Since the Ukrainian crisis in 2014, Russia’s support to the European far right—and to a variety of populist leaders more globally—has become a cornerstone of the West’s perception of Moscow as a “spoiler” on the international scene. The fact that Russia’s most fervent supporters are now to be found on the right of the ideological spectrum should not be a surprise. The European far right has always had Russophile tendencies, but these were obscured during the Cold War, when rightist politics were most of all anti-Communist. Entangled Far Rights traces the “intellectual romance” that existed between European far right groups and their Russian-Soviet counterparts during the twentieth century and accounts for their recent re-emergence.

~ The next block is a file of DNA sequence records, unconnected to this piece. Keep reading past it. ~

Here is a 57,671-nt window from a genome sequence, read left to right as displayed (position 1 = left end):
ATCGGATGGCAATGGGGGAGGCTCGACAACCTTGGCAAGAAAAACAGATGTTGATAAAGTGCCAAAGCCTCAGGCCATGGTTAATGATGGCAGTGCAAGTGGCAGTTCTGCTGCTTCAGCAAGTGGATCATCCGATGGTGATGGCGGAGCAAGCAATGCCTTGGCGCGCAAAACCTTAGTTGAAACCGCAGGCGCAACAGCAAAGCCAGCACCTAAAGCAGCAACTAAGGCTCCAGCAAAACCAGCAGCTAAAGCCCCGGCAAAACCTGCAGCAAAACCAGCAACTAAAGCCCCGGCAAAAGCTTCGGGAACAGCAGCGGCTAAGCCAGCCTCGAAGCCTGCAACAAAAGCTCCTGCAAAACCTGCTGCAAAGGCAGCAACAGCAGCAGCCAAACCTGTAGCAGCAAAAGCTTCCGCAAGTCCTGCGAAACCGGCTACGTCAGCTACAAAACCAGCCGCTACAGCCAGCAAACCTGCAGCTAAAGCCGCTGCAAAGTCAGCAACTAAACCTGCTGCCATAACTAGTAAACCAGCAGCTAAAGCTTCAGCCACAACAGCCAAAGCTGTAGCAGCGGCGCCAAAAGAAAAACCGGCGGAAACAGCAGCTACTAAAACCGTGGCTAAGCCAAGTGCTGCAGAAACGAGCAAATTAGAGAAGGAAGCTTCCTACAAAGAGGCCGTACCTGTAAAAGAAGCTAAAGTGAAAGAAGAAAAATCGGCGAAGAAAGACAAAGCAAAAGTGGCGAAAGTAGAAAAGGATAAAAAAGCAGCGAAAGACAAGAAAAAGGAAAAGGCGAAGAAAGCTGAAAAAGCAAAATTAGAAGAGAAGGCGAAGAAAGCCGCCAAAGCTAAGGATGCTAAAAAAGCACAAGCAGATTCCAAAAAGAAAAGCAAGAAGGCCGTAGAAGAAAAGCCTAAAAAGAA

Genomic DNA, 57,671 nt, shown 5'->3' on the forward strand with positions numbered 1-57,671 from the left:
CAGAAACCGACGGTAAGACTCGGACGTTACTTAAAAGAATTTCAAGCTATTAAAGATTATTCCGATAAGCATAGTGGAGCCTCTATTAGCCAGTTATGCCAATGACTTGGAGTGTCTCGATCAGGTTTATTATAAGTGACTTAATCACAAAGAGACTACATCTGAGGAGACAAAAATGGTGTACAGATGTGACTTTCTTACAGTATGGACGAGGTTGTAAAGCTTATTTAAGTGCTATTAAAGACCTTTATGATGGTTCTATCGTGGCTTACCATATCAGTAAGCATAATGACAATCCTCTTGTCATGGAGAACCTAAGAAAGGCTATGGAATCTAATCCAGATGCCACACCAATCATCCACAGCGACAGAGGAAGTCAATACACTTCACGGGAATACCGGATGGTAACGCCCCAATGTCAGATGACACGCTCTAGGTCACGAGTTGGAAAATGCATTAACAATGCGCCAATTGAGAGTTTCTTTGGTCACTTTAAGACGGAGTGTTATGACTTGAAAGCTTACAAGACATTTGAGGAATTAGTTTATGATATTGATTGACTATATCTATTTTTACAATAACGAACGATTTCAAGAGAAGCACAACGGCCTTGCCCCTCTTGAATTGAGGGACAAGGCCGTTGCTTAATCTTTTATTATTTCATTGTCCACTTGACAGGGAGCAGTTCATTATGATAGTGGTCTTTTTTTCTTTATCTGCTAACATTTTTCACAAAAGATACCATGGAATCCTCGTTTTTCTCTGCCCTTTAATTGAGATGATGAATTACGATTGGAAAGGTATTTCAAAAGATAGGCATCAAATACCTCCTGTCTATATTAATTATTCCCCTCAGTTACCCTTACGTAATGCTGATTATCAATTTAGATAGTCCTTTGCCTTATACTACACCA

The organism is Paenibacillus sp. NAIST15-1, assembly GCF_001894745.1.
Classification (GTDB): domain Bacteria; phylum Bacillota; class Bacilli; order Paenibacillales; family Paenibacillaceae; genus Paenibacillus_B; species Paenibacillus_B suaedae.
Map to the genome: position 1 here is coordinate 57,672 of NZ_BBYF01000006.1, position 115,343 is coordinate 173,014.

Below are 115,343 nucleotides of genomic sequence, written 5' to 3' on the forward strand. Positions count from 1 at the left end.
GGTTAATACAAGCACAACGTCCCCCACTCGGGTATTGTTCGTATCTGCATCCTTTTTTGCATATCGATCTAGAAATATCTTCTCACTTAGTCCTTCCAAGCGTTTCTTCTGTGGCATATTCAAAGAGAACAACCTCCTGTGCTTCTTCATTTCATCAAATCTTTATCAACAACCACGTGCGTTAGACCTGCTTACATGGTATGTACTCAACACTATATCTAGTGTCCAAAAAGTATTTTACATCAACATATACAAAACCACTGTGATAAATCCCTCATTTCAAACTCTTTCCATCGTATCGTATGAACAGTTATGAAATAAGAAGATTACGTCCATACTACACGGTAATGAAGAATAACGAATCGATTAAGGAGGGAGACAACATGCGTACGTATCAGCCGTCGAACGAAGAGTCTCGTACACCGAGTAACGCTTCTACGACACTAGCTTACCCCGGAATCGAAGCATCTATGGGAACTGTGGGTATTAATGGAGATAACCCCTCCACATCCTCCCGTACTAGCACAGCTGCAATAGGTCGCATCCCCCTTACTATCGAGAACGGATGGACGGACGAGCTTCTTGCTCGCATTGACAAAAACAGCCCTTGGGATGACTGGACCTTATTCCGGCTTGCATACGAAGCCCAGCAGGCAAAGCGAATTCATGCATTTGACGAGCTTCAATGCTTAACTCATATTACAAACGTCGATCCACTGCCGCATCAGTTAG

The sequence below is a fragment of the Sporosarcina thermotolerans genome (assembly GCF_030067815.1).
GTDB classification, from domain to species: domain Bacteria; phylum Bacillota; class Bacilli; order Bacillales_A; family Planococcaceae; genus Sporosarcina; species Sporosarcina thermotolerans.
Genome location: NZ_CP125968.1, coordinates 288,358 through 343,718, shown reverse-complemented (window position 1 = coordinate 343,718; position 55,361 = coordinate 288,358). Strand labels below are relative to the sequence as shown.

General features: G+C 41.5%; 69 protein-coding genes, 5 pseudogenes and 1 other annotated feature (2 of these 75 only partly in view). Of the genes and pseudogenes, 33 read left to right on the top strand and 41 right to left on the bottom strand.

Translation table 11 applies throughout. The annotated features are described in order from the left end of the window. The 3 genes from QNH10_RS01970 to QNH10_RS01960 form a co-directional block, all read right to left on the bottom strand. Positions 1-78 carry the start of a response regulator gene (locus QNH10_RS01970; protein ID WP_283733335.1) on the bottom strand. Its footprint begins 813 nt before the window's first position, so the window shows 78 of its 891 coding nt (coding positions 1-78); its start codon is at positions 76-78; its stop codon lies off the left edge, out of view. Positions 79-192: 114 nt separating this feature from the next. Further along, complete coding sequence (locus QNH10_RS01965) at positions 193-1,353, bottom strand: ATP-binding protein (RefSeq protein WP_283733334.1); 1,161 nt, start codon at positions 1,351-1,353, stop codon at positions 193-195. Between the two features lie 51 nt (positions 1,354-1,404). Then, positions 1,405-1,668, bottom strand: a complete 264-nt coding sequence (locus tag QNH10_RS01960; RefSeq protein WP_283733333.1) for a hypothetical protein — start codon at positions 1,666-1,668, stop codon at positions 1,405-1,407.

Marlene Laruelle, Ph.D., is an Associate Director and Research Professor at the Institute for European, Russian and Eurasian Studies (IERES), Elliott School of International Affairs at the George Washington University. She is also a Co-Director of the Program on New Approaches to Research and Security in Eurasia (PONARS Eurasia) and Director of George Washington University’s Central Asia Program.